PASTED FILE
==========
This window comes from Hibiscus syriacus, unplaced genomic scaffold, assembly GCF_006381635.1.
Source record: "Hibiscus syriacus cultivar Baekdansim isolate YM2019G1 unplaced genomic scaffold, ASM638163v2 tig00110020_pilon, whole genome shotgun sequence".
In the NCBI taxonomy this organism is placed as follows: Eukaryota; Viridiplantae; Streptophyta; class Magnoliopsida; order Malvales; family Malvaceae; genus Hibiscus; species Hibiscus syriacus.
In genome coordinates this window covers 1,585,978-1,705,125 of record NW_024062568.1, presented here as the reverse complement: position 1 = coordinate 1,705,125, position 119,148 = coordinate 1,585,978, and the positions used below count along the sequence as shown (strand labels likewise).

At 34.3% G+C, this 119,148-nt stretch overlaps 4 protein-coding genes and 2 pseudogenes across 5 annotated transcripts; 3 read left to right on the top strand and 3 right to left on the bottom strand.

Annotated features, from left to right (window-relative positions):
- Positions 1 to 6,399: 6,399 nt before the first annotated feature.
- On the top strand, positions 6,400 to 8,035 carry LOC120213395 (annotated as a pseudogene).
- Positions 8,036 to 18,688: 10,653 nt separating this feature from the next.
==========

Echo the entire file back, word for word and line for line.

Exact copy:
This window comes from Hibiscus syriacus, unplaced genomic scaffold, assembly GCF_006381635.1.
Source record: "Hibiscus syriacus cultivar Baekdansim isolate YM2019G1 unplaced genomic scaffold, ASM638163v2 tig00110020_pilon, whole genome shotgun sequence".
In the NCBI taxonomy this organism is placed as follows: Eukaryota; Viridiplantae; Streptophyta; class Magnoliopsida; order Malvales; family Malvaceae; genus Hibiscus; species Hibiscus syriacus.
In genome coordinates this window covers 1,585,978-1,705,125 of record NW_024062568.1, presented here as the reverse complement: position 1 = coordinate 1,705,125, position 119,148 = coordinate 1,585,978, and the positions used below count along the sequence as shown (strand labels likewise).

At 34.3% G+C, this 119,148-nt stretch overlaps 4 protein-coding genes and 2 pseudogenes across 5 annotated transcripts; 3 read left to right on the top strand and 3 right to left on the bottom strand.

Annotated features, from left to right (window-relative positions):
- Positions 1 to 6,399: 6,399 nt before the first annotated feature.
- On the top strand, positions 6,400 to 8,035 carry LOC120213395 (annotated as a pseudogene).
- Positions 8,036 to 18,688: 10,653 nt separating this feature from the next.